The Tradeoff between Discrete Pricing and Discrete Quantities: Evidence from U.S.-listed Firms
Date Written: September 12, 2020
Economists usually assume that price and quantity are continuous variables, while most market designs, in reality, impose discrete tick and lot sizes. We study a firm’s trade-off between these two discretenesses in U.S. stock exchanges, which mandate a one-cent minimum tick size and a 100-share minimum lot size. A uniform tick size favors high prices because the bid–ask spread cannot be lower than one cent. A uniform lot size favors low prices because low prices reduce adverse selection costs for market makers when they have to display at least 100 shares. We predict that a firm achieves its optimal price when its bid–ask spread is two ticks wide, when the marginal contribution from discrete prices equals that from discrete lots. Empirically, we find that stock splits improve liquidity when they move the bid–ask spread towards two ticks; otherwise, they reduce liquidity. Liquidity improvements contribute 95 bps to the average total return on a split announcement of 272 bps. Optimal pricing can increase the median U.S. stock value by 69 bps and total U.S. market capitalization by $54.9 billion.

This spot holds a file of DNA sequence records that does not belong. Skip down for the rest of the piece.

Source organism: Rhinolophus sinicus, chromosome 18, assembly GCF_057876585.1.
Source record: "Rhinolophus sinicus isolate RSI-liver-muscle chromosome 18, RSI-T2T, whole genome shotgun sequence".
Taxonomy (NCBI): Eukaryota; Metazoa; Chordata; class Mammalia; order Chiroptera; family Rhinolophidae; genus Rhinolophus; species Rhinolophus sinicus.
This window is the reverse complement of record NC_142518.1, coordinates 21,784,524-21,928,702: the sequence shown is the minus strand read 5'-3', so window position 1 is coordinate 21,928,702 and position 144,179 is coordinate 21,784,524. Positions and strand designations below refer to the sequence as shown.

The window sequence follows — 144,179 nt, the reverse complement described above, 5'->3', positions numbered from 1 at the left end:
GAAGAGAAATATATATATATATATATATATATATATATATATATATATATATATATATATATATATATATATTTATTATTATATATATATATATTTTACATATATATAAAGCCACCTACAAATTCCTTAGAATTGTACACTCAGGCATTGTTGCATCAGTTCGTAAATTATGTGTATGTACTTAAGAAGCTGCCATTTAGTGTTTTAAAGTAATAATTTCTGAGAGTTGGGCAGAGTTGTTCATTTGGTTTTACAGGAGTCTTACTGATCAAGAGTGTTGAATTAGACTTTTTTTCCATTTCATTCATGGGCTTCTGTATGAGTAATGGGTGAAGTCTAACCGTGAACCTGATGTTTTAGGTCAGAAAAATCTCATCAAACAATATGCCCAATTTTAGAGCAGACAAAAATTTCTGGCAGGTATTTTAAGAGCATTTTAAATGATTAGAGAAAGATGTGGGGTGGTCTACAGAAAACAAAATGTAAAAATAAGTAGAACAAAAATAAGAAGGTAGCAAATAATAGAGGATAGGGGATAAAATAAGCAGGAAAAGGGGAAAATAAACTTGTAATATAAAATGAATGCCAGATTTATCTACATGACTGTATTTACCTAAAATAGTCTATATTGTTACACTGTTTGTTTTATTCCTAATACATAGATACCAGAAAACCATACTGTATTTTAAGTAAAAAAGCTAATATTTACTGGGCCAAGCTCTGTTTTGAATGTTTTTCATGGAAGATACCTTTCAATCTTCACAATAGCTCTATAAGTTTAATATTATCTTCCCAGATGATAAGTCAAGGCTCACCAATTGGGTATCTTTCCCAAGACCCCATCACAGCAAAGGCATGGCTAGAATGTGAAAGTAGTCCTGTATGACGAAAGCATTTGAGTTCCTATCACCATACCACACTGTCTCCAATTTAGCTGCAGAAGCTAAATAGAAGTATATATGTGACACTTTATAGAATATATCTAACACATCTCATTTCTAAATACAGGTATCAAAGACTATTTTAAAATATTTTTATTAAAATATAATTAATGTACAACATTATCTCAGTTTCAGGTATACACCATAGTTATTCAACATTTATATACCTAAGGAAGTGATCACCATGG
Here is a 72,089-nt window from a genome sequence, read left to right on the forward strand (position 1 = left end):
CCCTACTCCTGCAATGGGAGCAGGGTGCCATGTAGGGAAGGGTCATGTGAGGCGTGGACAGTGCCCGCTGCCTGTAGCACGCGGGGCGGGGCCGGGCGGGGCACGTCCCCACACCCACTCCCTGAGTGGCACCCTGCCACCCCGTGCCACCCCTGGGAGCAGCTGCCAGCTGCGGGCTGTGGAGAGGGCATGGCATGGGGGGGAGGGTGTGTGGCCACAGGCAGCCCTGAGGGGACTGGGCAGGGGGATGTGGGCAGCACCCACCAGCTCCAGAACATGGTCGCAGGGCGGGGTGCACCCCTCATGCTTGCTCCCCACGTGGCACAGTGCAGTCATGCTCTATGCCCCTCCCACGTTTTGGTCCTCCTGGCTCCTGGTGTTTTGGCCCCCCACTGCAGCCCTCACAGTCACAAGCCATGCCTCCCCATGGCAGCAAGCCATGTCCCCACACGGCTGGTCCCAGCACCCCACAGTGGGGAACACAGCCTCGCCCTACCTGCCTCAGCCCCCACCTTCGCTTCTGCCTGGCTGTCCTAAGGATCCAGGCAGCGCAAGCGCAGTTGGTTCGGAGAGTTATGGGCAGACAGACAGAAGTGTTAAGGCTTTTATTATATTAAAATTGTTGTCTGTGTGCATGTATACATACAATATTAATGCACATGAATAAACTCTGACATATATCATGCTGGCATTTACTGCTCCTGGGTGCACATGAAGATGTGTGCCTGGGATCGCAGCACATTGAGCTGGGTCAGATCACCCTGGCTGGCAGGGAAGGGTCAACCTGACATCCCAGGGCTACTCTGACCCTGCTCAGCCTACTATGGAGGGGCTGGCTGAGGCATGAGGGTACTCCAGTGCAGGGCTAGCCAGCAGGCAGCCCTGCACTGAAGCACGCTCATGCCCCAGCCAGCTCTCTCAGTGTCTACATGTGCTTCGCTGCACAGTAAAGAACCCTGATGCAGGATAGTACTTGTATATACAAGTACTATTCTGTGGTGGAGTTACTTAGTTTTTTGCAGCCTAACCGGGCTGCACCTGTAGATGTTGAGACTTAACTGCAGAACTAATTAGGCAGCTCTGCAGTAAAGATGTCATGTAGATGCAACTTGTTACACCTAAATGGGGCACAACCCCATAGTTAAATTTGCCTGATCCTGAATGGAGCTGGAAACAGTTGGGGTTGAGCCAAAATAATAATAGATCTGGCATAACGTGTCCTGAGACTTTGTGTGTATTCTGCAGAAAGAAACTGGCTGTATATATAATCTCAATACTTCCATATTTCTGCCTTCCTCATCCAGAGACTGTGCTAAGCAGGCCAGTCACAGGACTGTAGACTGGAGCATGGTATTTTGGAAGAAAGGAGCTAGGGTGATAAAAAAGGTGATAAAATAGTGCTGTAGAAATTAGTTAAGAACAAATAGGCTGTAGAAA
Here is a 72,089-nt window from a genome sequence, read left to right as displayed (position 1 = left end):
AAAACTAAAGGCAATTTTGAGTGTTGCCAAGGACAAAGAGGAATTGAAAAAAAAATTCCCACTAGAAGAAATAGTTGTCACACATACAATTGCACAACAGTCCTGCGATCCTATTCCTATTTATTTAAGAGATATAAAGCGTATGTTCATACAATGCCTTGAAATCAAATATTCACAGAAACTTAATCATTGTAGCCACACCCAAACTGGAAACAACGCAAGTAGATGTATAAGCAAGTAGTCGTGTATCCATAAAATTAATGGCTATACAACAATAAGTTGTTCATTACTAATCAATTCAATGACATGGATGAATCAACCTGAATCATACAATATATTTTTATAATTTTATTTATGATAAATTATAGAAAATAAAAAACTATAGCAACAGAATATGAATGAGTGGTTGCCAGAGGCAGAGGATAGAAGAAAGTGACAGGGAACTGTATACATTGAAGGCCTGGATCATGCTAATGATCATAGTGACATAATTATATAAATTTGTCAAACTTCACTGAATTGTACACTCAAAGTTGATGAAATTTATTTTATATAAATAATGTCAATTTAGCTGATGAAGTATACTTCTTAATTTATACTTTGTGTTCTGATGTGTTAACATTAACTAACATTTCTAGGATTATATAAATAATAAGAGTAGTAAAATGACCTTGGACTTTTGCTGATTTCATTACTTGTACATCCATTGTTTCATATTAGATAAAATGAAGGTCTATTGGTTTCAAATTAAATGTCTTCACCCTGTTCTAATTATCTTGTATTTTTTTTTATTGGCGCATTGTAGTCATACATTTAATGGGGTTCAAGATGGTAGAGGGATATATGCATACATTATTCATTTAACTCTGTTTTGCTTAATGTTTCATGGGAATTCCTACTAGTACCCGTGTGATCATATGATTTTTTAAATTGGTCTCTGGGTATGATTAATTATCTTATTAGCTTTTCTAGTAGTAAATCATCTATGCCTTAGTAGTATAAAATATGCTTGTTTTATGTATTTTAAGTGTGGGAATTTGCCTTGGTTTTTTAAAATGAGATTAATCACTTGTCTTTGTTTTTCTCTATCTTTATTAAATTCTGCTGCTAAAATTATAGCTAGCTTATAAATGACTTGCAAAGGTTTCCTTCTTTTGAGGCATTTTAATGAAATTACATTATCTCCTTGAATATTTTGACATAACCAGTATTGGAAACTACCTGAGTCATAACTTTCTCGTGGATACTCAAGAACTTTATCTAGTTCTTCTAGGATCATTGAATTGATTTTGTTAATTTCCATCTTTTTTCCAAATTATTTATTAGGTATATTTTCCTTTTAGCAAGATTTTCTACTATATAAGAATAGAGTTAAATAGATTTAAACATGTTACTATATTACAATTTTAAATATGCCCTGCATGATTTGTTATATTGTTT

Keywords: Nominal price, liquidity, tick and lot sizes, stock split
JEL Classification: G14
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